Hot spring resorts consider lifting traditional curbs on displaying body art, which is associated with criminal gangs
Visitors are accustomed to warnings to cover up their body ink while they are in Japan, where tattoos are traditionally associated with membership of yakuza crime syndicates.
But the expectation that a large number of visiting fans with tattoos will want to soak in the restorative waters of Japans thousands of hot springs has led some operators to relax their restrictions.
Tourism officials near Sapporo, which will host England v Tonga, said they would leave individual onsen owners to decide whether to admit tattooed bathers, according to the Kyodo news agency.
The famous onsen resort of Atami, near the Fukuroi venue for Irelands match against hosts Japan, has taken a similar approach. With the Olympics coming up as well, we feel the need to discuss the issue of tattoos, an Itami official told Kyodo.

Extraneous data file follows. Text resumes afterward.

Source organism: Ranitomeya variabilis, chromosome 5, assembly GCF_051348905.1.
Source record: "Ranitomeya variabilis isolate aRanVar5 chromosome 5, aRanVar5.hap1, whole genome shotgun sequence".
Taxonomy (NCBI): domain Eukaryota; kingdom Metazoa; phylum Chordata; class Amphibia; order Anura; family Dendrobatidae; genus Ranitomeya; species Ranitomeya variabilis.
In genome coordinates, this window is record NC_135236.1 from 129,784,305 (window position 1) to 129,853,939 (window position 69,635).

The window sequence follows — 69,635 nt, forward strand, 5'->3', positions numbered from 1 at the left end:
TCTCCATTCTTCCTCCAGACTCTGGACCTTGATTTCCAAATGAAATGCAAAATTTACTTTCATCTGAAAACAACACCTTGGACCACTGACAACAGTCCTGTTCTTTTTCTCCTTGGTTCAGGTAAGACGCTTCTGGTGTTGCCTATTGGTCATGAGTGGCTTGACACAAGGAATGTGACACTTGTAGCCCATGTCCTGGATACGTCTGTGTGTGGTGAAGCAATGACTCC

Oita prefecture, region of south-west Japan famed for its hot springs, appears more willing to embrace tattooed customers, publishing English-language guidelines on onsen etiquette and an online map of dozens of facilities in the onsen towns of Beppu and Yufuin that will accept tattooed bathers during the six-week tournament, which opens on 20 September.